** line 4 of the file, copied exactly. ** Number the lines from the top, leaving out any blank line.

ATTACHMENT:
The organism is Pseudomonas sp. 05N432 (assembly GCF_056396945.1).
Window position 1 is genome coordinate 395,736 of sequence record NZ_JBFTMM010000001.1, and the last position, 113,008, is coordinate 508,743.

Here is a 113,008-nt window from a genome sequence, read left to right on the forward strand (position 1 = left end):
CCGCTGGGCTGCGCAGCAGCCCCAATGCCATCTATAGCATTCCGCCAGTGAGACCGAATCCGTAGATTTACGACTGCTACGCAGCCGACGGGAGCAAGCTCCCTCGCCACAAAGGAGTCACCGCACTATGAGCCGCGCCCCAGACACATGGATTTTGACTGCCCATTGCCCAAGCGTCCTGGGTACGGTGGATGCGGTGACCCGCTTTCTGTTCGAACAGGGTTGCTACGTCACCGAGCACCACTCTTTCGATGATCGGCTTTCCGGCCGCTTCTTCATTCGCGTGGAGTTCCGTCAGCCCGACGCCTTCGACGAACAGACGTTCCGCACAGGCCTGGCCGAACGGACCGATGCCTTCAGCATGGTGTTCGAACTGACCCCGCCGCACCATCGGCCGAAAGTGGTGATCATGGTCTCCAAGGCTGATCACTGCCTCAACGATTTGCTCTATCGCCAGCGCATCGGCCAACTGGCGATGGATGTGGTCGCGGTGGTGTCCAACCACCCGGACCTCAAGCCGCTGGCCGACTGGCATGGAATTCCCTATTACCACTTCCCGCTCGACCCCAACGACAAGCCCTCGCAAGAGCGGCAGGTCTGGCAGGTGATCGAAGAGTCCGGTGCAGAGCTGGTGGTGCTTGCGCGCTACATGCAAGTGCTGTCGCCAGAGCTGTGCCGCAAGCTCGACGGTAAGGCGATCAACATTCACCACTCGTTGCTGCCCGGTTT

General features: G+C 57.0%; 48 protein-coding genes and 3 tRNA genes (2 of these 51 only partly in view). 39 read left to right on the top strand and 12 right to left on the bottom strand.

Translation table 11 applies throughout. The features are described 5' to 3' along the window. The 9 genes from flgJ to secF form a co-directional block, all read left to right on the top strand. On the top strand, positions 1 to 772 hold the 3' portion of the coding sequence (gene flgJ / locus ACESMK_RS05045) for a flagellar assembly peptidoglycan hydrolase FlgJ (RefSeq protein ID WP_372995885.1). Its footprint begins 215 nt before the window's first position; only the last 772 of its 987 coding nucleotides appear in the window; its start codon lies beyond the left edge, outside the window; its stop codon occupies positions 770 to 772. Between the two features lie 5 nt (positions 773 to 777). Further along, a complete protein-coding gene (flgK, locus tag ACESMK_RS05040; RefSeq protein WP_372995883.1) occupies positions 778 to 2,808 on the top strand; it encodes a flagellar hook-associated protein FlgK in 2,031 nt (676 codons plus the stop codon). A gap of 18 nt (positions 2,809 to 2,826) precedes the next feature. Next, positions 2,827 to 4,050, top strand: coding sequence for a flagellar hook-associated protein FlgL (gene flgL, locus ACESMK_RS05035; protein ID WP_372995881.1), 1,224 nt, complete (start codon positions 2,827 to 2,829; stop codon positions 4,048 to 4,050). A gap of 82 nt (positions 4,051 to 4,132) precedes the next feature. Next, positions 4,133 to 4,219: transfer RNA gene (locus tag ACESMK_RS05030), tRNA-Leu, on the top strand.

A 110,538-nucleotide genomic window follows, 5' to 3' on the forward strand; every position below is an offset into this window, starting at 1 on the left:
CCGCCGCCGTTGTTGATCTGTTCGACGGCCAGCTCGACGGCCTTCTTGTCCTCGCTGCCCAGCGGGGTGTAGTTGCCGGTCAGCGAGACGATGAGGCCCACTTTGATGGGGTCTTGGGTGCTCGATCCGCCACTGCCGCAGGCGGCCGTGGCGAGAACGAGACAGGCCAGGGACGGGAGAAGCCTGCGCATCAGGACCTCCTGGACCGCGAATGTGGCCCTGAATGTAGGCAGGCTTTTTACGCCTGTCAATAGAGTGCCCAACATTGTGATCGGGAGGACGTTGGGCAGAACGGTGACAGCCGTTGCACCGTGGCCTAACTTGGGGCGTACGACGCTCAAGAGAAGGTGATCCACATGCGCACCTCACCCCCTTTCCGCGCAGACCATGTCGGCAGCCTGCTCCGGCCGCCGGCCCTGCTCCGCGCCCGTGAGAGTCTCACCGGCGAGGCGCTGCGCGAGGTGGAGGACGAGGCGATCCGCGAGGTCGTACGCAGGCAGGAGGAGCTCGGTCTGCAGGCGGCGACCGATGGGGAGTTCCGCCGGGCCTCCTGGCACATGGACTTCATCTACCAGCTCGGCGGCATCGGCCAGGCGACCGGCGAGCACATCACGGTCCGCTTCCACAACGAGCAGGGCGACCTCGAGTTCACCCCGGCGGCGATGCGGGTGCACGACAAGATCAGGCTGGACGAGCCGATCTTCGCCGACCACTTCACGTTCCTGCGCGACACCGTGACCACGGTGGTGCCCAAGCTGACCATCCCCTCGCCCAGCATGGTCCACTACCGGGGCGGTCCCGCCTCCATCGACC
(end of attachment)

CCGCTGGGCTGCGCAGCAGCCCCAATGCCATCTATAGCATTCCGCCAGTGAGACCGAATCCGTAGATTTACGACTGCTACGCAGCCGACGGGAGCAAGCTCCCTCGCCACAAAGGAGTCACCGCACTATGAGCCGCGCCCCAGACACATGGATTTTGACTGCCCATTGCCCAAGCGTCCTGGGTACGGTGGATGCGGTGACCCGCTTTCTGTTCGAACAGGGTTGCTACGTCACCGAGCACCACTCTTTCGATGATCGGCTTTCCGGCCGCTTCTTCATTCGCGTGGAGTTCCGTCAGCCCGACGCCTTCGACGAACAGACGTTCCGCACAGGCCTGGCCGAACGGACCGATGCCTTCAGCATGGTGTTCGAACTGACCCCGCCGCACCATCGGCCGAAAGTGGTGATCATGGTCTCCAAGGCTGATCACTGCCTCAACGATTTGCTCTATCGCCAGCGCATCGGCCAACTGGCGATGGATGTGGTCGCGGTGGTGTCCAACCACCCGGACCTCAAGCCGCTGGCCGACTGGCATGGAATTCCCTATTACCACTTCCCGCTCGACCCCAACGACAAGCCCTCGCAAGAGCGGCAGGTCTGGCAGGTGATCGAAGAGTCCGGTGCAGAGCTGGTGGTGCTTGCGCGCTACATGCAAGTGCTGTCGCCAGAGCTGTGCCGCAAGCTCGACGGTAAGGCGATCAACATTCACCACTCGTTGCTGCCCGGTTT